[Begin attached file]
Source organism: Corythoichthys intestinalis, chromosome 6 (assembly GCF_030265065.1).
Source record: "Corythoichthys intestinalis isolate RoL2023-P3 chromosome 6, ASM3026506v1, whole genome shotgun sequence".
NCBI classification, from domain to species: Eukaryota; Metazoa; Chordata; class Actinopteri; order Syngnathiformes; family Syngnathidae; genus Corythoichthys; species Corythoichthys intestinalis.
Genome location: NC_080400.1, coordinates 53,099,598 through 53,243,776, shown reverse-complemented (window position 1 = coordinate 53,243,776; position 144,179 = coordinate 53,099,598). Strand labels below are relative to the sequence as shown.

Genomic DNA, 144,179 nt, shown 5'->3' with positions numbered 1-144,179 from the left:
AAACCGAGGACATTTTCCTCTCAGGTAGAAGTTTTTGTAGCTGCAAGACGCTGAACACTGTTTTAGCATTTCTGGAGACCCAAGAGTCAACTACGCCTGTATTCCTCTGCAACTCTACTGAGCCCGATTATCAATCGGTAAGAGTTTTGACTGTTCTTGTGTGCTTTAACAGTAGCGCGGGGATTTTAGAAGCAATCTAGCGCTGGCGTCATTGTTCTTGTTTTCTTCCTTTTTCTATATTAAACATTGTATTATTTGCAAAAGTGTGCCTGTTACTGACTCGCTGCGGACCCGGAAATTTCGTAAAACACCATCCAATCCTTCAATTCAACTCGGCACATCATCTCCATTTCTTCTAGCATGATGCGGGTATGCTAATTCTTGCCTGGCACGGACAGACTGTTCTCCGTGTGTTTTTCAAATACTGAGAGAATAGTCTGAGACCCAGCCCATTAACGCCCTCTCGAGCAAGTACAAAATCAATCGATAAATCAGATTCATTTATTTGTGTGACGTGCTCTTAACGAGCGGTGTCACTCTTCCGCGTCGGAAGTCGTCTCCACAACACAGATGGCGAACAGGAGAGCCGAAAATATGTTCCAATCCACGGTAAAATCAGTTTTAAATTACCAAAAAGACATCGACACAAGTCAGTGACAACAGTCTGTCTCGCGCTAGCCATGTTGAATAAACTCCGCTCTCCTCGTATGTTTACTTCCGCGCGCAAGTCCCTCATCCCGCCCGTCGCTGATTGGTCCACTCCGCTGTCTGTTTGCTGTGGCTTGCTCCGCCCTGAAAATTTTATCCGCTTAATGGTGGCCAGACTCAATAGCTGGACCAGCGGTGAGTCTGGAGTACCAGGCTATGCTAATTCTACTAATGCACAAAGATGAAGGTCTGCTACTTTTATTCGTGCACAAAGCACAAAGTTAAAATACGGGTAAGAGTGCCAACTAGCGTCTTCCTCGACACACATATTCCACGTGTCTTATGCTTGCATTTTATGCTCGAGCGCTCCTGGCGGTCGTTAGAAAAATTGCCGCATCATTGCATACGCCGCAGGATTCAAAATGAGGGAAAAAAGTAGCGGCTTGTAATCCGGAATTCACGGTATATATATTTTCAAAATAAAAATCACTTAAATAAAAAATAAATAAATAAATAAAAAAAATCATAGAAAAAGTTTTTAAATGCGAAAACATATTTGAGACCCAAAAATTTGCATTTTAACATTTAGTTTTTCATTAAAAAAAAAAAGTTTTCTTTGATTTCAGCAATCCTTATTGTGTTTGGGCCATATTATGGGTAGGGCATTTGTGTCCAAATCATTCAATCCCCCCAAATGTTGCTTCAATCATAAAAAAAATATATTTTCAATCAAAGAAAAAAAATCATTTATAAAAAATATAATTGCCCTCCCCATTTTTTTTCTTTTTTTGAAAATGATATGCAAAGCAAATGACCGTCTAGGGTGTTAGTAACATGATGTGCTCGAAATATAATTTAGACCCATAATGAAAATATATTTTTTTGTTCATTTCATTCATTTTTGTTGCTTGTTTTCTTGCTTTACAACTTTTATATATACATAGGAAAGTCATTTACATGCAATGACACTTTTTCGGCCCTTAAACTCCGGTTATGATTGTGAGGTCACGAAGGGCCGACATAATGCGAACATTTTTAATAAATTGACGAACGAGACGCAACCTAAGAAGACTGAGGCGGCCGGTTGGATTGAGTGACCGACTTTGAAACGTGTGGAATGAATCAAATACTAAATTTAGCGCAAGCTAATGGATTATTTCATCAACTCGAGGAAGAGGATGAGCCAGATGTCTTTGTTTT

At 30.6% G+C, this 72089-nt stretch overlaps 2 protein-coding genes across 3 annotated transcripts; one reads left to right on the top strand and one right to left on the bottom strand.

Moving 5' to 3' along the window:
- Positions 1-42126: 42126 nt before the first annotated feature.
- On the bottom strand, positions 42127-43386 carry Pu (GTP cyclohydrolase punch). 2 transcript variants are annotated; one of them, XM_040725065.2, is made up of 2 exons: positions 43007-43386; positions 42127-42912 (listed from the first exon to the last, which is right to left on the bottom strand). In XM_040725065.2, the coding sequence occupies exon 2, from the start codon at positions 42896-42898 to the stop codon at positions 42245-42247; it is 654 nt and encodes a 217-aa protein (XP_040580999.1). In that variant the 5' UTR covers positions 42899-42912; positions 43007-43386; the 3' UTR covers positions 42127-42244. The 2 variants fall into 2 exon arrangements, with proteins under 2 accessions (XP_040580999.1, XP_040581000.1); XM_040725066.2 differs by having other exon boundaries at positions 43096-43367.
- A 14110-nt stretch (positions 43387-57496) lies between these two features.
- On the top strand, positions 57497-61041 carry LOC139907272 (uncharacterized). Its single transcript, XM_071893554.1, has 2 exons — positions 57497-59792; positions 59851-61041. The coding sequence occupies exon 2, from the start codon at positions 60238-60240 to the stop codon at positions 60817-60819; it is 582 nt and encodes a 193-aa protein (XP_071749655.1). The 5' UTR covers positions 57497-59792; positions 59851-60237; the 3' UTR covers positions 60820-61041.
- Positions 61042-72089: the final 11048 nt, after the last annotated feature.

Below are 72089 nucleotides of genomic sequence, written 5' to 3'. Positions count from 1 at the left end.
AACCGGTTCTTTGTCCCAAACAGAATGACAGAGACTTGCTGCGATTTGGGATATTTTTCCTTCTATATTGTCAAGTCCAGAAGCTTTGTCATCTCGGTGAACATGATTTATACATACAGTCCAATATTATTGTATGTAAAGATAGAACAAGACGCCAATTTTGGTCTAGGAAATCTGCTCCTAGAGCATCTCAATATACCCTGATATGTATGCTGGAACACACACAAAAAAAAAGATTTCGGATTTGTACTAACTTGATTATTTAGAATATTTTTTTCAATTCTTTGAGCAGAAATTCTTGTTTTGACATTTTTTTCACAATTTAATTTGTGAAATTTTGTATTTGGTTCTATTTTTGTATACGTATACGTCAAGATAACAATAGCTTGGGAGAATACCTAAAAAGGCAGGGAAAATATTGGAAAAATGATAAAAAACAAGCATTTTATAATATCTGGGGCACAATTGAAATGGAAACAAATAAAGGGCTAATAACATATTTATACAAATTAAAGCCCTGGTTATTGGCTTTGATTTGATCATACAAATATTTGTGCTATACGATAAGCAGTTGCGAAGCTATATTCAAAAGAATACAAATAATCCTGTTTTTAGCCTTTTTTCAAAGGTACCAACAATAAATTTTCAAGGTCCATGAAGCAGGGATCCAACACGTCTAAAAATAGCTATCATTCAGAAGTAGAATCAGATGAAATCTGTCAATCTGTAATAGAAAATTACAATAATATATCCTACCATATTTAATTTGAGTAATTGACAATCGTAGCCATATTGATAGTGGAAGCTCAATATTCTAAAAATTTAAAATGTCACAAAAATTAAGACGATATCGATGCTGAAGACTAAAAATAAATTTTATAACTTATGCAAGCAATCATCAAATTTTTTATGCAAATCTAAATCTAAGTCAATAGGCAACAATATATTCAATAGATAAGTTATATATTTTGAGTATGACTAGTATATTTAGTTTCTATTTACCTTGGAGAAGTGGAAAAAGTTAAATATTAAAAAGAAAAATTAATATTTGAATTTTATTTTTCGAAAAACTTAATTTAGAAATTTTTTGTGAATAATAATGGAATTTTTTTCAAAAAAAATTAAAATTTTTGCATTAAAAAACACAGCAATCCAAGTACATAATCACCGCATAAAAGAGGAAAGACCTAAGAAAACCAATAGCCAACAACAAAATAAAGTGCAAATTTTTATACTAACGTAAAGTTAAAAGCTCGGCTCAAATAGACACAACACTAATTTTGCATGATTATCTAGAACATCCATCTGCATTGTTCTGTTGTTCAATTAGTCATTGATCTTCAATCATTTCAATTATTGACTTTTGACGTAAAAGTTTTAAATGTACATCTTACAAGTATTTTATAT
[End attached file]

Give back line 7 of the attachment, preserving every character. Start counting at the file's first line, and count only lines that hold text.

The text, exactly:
At 30.6% G+C, this 72089-nt stretch overlaps 2 protein-coding genes across 3 annotated transcripts; one reads left to right on the top strand and one right to left on the bottom strand.